US 4257776 A
Method of screening a mixture of organic compounds to detect the presence of an antioxidant material wherein the organic mixture is first chromatographically separated on a polyamide coated plate and then coated with linoleic acid. The plate is heated until the linoleic acid oxidation products react with the free amine groups on the polyamide material to produce a color change. Antioxidant compounds separated on the plate inhibit the color change and can be visually detected.
1. A method of visually detecting the antioxidant gallic acid in a mixture of organic compounds which comprises the steps of:
a. separating a mixture of organic compounds into its component compounds by thin layer chromatography by contacting a mixture of organic compounds suspected of containing the antioxidant gallic acid with a polyamide-coated plate, said polyamide-coated plate comprising a sheet or plastic or glass supporting a coating of powdered polyamide of about 100 to about 120 microns thickness, said polyamide being polymerized epsilon-caprolactam, said mixture of organic compounds being separated on said polyamide-coated plate into at least two spaced-apart spots, each of said spots being the site of a different compound from the others of said spots;
b. depositing a thin layer of linoleic acid over each of said spaced-apart spots;
c. placing said polyamide-coated plate, containing said linoleic acid deposited thereon, in an oven at about 65° C. and heating said polyamide-coated plate for at least 8 hours at about 65° C.;
d. removing said polyamide-coated plate from said oven; and
e. observing said spots and the adjacent areas of said polyamide-coated plate for color differences in reflected light, the presence of a creamy-white or yellow color where one of said spaced-apart spots was located surrounded by a brown field indicating the presence of an antioxidant in the creamy-white or yellow spot, a solid brown field lacking any creamy-white or yellow color indicating the absence of antioxidant from said one of said spaced apart spots.
2. A method according to claim 1, wherein in step (c) said polyamide-coated plate is covered with a glass or plastic plate prior to the heating of said polyamide-coated plate in said oven to prevent the escape of volatile antioxidant from said spot on said polyamide-coated plate, whereby said spot remains creamy-white or yellow surrounded by a brown field.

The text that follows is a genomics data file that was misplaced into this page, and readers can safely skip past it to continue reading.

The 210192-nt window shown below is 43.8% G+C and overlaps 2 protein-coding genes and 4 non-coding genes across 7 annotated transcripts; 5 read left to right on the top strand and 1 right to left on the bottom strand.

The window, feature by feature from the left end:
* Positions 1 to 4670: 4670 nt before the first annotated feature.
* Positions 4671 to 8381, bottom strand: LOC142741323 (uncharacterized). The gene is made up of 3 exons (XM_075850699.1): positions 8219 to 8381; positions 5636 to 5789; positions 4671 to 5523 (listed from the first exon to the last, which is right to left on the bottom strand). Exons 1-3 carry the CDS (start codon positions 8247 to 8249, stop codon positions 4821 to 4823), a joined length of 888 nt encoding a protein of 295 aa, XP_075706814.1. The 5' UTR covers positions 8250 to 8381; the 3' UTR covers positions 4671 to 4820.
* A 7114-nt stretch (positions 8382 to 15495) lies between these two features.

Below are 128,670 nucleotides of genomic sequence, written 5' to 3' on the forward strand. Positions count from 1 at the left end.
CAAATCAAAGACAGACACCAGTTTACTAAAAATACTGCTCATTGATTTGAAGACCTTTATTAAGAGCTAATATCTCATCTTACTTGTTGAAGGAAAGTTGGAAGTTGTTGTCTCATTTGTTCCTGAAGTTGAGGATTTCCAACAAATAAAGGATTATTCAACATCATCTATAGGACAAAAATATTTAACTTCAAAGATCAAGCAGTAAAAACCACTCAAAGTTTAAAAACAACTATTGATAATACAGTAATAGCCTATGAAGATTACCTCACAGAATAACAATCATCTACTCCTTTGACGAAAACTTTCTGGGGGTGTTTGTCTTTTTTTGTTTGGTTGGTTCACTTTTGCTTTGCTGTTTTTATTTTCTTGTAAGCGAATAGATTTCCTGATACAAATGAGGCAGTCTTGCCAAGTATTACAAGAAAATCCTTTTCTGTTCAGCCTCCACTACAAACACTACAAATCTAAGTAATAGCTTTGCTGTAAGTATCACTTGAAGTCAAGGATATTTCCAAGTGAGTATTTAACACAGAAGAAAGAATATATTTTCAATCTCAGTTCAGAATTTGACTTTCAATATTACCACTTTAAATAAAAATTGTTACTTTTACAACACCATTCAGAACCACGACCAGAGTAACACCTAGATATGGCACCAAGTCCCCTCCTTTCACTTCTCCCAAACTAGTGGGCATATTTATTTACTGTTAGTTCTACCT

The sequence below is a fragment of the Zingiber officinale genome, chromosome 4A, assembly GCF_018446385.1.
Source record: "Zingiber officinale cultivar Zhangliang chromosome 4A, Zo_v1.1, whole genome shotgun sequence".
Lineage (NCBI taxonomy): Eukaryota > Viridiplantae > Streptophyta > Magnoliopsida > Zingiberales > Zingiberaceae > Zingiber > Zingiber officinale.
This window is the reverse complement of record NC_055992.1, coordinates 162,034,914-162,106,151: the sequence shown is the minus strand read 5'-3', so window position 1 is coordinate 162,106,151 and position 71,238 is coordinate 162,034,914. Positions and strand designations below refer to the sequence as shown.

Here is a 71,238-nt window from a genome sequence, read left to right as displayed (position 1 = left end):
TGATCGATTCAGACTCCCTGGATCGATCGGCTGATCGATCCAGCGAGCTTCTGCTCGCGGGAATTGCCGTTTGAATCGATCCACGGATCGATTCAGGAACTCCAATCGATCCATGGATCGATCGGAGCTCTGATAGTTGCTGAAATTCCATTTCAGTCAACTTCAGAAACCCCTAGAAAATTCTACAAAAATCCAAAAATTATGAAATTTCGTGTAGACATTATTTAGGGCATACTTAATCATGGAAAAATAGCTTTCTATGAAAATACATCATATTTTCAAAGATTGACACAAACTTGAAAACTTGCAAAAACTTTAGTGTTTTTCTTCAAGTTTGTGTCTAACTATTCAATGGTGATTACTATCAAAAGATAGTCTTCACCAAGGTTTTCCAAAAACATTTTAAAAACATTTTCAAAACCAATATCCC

3. A method according to claim 1 wherein in step (c) said polyamide-coated plate is placed on a glass plate of greater area than said polyamide-coated plate with said coating of powdered polyamide facing upwardly and not in contact with said glass plate and then heating said polyamide-coated plate supported on said glass plate.
4. A method according to claim 1 wherein in step (b) about 20 microliters of linoleic acid is deposited at the center of each spaced-apart spot, said linoleic acid spreading to cover the spot.
The invention described herein may be manufactured, used, and licensed by or for the Government for governmental purposes without the payment to us of any royalty thereon.
This invention relates to a method of visually detecting the presence of antioxidant activity in organic compounds separated from a mixture of organic compounds separated from a mixture of organic compounds by thin layer chromatography. A rapid qualitative test to determine the presence of an antioxidant in an organic mixture is highly desirable. There are methods which involve the production of fluorescence and the measurement thereof. However, such methods are much more complex than the method of the present invention and they require expensive fluorescence-measuring equipment.
It is, therefore, an object of the present invention to provide a method for visually detecting microquantities of antioxidants separated from organic mixtures by thin layer chromatography.
Other objects will become apparent as the description of the invention proceeds.
A method of visually detecting an antioxidant in a mixture of organic compounds wherein the organic mixture is separated chromatographically on a polyamide-coated plastic or glass plate forming a plurality of spots on the polyamide coating. Linoleic acid is then spread in a thin layer over the separated spots on the plate and the plate is heated to react oxidation products of linoleic acid with free amine groups in the polyamide coating which reaction produces a brown colored field. If an antioxidant is present in any of the spots, it prevents or reduces the degree of browning reaction, resulting in a creamy-white or yellow spot surrounded by a brown field.
The method of the invention comprises a first step of separating a mixture of organic compounds suspected of containing one or more antioxidants into its component compounds by thin layer chromatography on a polyamide-coated plate. The polyamide-coated plate may be relatively thick and rigid glass plate or a flexible plastic sheet, in either case having a coating of powdered polyamide of at least about 100 microns thickness on the plate. The powdered polyamide is a polymerized epsilon-caprolactam. The mixture of organic compounds is separated in a conventional manner, as is well known in the art for thin layer chromatography separations, into spots of different compounds spaced along the plate.
When the chromatographic separation has been completed, a few microliters of linoleic acid are deposited at the approximate center of each spot on the plate located by long wave ultraviolet light. The linoleic acid spreads to completely cover the spot. The entire plate can alternatively be sprayed with a solution of 10% linoleic acid in petroleum ether.
The polyamide-coated plate containing the linoleic acid deposited on each separated spot is placed on a glass plate of greater area than that of the polyamide-coated plate with the polyamide coating facing upwardly. The assembly of the polyamide-coated plate and the glass plate on which it rests is placed on a shelf in a draft oven and heated for at least 8 hours at about 65° C. to bring about reaction of the linoleic acid oxidation products with the free amine groups in the polyamide coating of the polyamide-coated plate. The polyamide-coated plate is then removed from the draft oven and cooled to ambient temperature. The glass plate eliminates any uneven heating that would occur if the polyamide-coated plate were to rest directly on the shelf of the oven.